Thursday, April 03, 2014

Cards Versus Corruption: What matters to expats

Tuesday was an eventful day in the Balearics parliament. It was a day which brought joy to expatriates. Their lives will soon be made that much more worth living. Oh, the convenience of it all. A lovely, lovely residence card replete with identifying photo and chipped fingerprints. Just like the ones the natives have. Rejoice, rejoice.

The Balearic parliament approved a motion calling for an end to the residence certificate, which not so long ago was reduced to a credit-card-sized piece of flimsy green paper but which lacks a photo unlike a health card or driving licence, both of which can do a reasonable job as means of identification but aren't complete (no fingerprints, for example). Parliamentary approval means comparatively little, other than adding more pressure on Madrid to get a move on and scrap the flimsy piece of paper and replace it with some plastic. Madrid has already agreed to this.

But never let the moment be missed for politicians to get in on a photo opportunity and appear as though they might have had something to do with this momentous decision. There was a beaming President Bauzá, radiant at the prospect that the bit of plastic in an expat's wallet might rub off on his party when it comes to municipal elections next year. Unfortunately, one can well believe that some expats might actually think that he was in some way instrumental, when he wasn't.

While the champagne corks were popping and expatriates could face a bright future with their shiny new piece of plastic and convict-style photo, parliament was engaged in other matters. One of these had to do with the minor issue of political corruption.

Jaume Matas, the one-time president of the Balearics and member of the Partido Popular, has sought a pardon from the national Rajoy government (and by extension, the King) which would mean that he would avoid doing nine months in choky. This was the greatly reduced sentence he received in respect of the first of various charges which he faces. Already having seen several years lopped off of the sentence, such judicial generosity hasn't been enough for Jaume.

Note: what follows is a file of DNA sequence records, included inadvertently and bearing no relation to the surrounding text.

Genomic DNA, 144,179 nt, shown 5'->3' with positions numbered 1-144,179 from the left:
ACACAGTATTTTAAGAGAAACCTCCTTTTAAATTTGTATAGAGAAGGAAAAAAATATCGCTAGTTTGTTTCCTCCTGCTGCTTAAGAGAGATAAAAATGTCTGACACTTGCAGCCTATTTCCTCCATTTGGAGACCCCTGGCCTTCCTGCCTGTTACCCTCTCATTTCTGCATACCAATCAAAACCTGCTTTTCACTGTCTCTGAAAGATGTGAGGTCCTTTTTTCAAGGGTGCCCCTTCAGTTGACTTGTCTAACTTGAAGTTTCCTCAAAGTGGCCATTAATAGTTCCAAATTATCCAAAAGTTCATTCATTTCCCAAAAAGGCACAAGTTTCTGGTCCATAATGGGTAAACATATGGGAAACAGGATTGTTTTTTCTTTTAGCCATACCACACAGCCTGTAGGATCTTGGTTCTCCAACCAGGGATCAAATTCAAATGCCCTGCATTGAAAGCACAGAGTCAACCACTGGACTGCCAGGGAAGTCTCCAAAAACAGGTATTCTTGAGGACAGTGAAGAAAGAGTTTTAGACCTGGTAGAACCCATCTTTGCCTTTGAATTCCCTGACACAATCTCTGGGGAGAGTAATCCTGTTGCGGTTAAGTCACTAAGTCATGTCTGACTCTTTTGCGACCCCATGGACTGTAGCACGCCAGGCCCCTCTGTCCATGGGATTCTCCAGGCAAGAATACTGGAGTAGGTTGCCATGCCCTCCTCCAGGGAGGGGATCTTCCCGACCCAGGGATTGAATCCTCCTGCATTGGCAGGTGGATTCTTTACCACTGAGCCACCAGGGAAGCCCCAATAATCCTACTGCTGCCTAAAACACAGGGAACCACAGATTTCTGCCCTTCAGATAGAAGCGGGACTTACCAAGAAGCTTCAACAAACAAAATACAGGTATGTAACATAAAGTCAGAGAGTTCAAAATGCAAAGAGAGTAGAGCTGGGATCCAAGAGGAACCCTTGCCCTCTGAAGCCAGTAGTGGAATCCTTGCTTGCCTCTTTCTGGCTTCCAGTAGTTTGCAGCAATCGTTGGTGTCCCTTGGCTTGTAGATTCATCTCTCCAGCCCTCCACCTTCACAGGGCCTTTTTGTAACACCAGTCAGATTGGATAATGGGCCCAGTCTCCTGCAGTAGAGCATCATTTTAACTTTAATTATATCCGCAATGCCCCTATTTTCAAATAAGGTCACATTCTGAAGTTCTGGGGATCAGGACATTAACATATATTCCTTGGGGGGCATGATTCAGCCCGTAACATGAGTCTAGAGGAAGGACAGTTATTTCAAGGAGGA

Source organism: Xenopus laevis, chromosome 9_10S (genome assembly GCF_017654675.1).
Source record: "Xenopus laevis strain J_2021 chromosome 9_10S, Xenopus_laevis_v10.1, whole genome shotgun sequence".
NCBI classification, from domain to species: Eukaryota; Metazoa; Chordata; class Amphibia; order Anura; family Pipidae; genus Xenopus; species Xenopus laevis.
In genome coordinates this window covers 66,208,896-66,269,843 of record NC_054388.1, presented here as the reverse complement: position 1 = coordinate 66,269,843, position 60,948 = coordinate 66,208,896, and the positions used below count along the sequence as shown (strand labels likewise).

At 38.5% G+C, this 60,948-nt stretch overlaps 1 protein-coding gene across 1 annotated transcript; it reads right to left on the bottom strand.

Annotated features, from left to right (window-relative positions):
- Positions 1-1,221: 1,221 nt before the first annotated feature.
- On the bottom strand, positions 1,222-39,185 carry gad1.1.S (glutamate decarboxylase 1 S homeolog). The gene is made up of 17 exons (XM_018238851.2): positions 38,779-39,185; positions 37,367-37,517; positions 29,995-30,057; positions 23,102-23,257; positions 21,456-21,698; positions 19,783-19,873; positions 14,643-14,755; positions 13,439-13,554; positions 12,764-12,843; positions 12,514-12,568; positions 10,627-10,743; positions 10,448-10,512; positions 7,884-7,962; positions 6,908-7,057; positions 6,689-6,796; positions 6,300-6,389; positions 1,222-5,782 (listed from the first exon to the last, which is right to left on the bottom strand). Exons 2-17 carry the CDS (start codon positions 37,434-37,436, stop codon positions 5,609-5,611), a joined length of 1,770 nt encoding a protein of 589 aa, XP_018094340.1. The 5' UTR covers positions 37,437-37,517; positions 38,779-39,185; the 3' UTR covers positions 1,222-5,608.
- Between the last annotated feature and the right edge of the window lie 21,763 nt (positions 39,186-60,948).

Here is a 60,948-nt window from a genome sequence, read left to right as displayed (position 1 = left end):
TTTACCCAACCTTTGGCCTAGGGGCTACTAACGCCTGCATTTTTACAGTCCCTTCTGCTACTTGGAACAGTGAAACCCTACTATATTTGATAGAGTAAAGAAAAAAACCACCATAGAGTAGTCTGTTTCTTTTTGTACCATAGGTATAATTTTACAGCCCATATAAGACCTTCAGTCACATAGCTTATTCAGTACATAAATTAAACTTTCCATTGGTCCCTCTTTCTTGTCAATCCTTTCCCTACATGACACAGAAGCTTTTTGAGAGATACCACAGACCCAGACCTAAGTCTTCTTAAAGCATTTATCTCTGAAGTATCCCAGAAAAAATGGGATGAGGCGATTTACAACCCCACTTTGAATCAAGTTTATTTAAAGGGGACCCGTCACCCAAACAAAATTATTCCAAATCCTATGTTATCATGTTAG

The matter came before parliament. It is, like residence cards, not something over which the regional parliament has any real say. It can make its views known but no more. As such, it might have been considered irrelevant that the matter had even been raised, but it was relevant, highly relevant. Bauzá has made much of this PP administration being clean and of attempting to distance himself from the murky recent past in which Matas and others snorted around the sty as happy as political pigs in shit, gobbling up whatever was going.

The PP were content to vote in favour of a general motion against there being any pardons for political corruption. This wasn't good enough for the opposition on the left. They wanted a specific motion which would have called on Madrid to turn down Matas's request for a pardon. The PP refused to back this motion.

A justification for this was given by the PP's Miguel Jerez. He said that the motion led by the Més leftist grouping would personalise a specific case (i.e. Matas). The general motion that the PP favoured would avoid the need for any possible future debates if politicians on corruption raps also sought a pardon. In a rare moment of humour, he suggested that debates related to other individuals might require the use of an "indultómetro", a pardon-o-meter.

He may well have been right to suggest this, but of course the opposition were right to personalise the issue. Matas may not be the only Balearics politician to face further charges or to already have been sentenced, but he was at the top of the whole festering pile of corruption that has been exposed as having existed during his second period of office. He deserves the personalisation.

By having refused to accept the opposition's motion, the PP has risked looking as though it is soft on corruption and is unwilling to finger one of its own. As such, therefore, the corruption debate was both relevant and revealing. Yet, what was more important in parliament on Tuesday?

Expat convenience viz the residence card versus political corruption. There, in a nutshell, was an expression of priorities and concerns.

No comments: